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Designing Filmic Games: Paul O'Connor And The Bourne Conspiracy
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Designing Filmic Games: Paul O'Connor And The Bourne Conspiracy


March 14, 2008 Article Start Previous Page 4 of 8 Next
 

That's something you see games experiment with lately. The obvious example that reawakened it is God of War, with the contextual action, which everybody started reincorporated as soon as God of War brought it back. God of War didn't come up with it, but...

PO: It's Dragon's Lair.

Dragon's Lair and other games. Shenmue, definitely. But they made it chic. And I guess it's because I recently played Devil May Cry 4, but the way they did it is... Devil May Cry used to have sword and gun attacks, and the new one has sword, gun, and a throwing arm. Every throw move is contextually sensitive to the enemy that it's used against.

It's cinematic, in the sense that it has a whole new set of animations that are done just for each enemy type. It's not like the sword, where it's the same slash you see no matter what you're fighting. But with the throw in DMC4, it's like you're fighting this one enemy, and you pick it up and spin it around and chuck it across the room or whatever. That's a big problem that's being worked on right now, is how to bring that film-like, cinematic quality and retain interactivity.

PO: And aware of whether you're playing, or was the game playing you.

Right.

PO: When I play Call of Duty 4, for instance. Great game. Love it. But it's a ride zone. I'm on a rail, and basically I'm going from one spot to another, and the events are triggering based on my penetration of the camera value, rather than the outcome of my mission planning. I don't care, because it's so brilliantly executed.

There's a line where I as a player... it's the willing suspension of disbelief and control that I'm willing to seek in a game if it sufficiently satisfies my need for action, excitement, and surprise. It wears a little thin when I get the same sequence four or five times in a row. We see that a lot. But I think we've got to give credit to the audience. We're never going to fool them into thinking they're not playing a video game.

A lot of times with these cinematic games, "We're going to take the HUD away, and you're never going to know you're not playing a game." I think that's crazy. It's a separate form, and you embrace the aspects of it that allow you to make the game fun. That's why we have those quick action moments.

If we were going to do something that's totally cinematic, you wouldn't allow that to be in the space. I think we embraced those things because it worked, but at the same time, I don't think there's anything wrong with surprising the player by taking away their control of the situation a little bit. As long as the player's buying off on it, then yeah, we'll do that.

That context thing? Yeah, I'm on board. But yeah, you're right, we're walking a razor's edge. With Bourne, we also were demanded to make this a very accessible and broad market game. Obviously, it's a hugely successful film franchise, and the company is hoping it can be a mass-market success.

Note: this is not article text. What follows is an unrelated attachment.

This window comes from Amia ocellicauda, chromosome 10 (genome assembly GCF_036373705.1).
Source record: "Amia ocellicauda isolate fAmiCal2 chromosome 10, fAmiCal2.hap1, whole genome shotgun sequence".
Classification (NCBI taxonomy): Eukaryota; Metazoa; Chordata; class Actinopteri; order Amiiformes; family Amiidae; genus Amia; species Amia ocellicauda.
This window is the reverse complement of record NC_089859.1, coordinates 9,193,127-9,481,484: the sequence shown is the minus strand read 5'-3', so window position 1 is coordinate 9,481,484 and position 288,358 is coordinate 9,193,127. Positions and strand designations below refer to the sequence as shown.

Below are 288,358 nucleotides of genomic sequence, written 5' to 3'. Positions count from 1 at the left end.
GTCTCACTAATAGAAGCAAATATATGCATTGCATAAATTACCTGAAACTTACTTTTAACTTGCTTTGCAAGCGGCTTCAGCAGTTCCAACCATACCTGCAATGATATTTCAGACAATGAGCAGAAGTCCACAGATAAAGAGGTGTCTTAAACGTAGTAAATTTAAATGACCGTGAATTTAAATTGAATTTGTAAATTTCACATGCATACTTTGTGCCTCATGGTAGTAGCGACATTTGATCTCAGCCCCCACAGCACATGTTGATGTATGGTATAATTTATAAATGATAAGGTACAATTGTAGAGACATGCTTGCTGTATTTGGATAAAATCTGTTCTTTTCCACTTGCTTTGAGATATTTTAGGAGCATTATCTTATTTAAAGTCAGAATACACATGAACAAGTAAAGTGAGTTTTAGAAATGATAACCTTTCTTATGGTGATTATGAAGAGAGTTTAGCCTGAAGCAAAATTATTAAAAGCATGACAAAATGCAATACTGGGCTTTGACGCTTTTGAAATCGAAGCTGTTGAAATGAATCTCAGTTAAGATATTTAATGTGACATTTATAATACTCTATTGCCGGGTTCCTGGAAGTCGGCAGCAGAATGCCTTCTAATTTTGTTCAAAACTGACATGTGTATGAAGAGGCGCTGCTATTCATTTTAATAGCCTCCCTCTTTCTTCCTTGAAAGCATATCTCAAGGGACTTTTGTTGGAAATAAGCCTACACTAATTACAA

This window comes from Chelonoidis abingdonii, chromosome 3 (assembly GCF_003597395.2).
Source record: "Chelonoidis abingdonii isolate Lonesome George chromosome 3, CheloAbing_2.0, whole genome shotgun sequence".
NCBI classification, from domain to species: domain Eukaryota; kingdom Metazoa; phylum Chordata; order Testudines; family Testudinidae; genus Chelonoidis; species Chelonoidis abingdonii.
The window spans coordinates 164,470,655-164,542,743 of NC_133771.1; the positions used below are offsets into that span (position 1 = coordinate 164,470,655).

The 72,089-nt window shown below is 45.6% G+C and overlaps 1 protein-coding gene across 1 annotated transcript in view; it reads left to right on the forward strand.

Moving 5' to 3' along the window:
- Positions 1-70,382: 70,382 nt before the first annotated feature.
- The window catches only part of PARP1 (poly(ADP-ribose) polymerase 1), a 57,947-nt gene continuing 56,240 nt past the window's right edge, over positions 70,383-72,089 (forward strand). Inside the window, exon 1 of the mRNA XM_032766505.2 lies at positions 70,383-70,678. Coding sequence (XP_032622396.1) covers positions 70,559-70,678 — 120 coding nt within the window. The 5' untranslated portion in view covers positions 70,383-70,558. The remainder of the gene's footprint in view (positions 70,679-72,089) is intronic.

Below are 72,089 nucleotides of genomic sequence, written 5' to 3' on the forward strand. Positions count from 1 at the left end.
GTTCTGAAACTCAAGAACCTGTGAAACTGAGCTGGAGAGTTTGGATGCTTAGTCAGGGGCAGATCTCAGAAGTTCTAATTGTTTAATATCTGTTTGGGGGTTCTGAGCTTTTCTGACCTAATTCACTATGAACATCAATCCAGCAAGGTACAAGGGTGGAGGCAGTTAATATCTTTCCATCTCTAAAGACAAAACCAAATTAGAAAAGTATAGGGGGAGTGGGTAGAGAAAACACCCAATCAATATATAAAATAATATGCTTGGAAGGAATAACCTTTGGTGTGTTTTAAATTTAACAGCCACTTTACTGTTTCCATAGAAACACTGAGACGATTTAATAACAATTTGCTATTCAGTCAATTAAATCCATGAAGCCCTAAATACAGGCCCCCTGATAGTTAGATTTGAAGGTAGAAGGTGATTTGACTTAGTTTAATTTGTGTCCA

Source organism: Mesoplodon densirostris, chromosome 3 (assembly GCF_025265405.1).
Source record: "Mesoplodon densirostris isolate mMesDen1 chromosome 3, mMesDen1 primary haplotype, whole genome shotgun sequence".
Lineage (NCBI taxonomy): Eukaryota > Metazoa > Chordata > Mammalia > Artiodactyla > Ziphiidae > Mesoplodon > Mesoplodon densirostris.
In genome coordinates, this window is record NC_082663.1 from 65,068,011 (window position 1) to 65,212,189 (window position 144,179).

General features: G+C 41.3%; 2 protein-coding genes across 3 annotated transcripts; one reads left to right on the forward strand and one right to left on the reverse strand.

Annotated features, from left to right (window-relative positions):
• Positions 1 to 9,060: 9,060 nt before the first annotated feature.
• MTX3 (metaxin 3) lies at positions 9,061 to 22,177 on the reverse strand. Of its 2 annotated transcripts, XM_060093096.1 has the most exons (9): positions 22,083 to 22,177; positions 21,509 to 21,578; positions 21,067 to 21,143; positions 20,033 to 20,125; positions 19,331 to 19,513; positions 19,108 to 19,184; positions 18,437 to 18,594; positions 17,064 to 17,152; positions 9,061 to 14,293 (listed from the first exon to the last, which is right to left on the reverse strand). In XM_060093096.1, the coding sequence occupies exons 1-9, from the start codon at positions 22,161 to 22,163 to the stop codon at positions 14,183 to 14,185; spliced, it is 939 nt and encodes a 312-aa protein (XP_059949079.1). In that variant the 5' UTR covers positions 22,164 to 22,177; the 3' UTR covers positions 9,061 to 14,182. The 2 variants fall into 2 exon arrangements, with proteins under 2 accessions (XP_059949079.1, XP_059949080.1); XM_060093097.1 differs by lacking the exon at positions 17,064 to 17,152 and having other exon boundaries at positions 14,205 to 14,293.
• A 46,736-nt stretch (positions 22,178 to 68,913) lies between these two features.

That also dictated the way we used the controls and how deep we wanted to go on some of the control combinations. But I don't think the answer lies in increasingly complex control schemes and really stupid learning curves. I also don't want to have a game that's an inch deep and a mile wide. I think that a game needs to trust the player a little more than we have in the past.

There's been a fear that the players are not going to get it, or they're going to punch out after 15 minutes, or they're going to rent it and never buy it if we can't give them this incredibly deep experience right from the get-go. I give players more credit than that. They want to be entertained.

What I find interesting when I played the demo is that, as you run through the level, I just about saw the guys who were sliding in on the edges of the screen or around a corner. You can really tell without too much difficulty "don't go that way," without really stopping and looking. How do you work on those visual cues?

PO: Hundreds of hours? (laughs) Nights and weekends, loss, divorces? There's some audio cues there too. A lot spilled into the art. There's light sources pulling you. The camera is also suggestion a direction for you to go. There's a lot of little magic tricks that are happening.

It would've been a perfectly valid approach with this game to have all those takedowns be unlocked by specific control combinations. X plus Y plus left bumper plus adrenaline and swirling my thumb on the left control stick.

Plenty of games have done it that way, but we thought, "Am I going to feel smarter when I do that, or am I going to feel like I'm a dolt who can't be as good as the character in the game?" By simplifying those controls, but making the outcome of the input complex, we hope to make you feel like Jason Bourne.

 


Article Start Previous Page 4 of 8 Next

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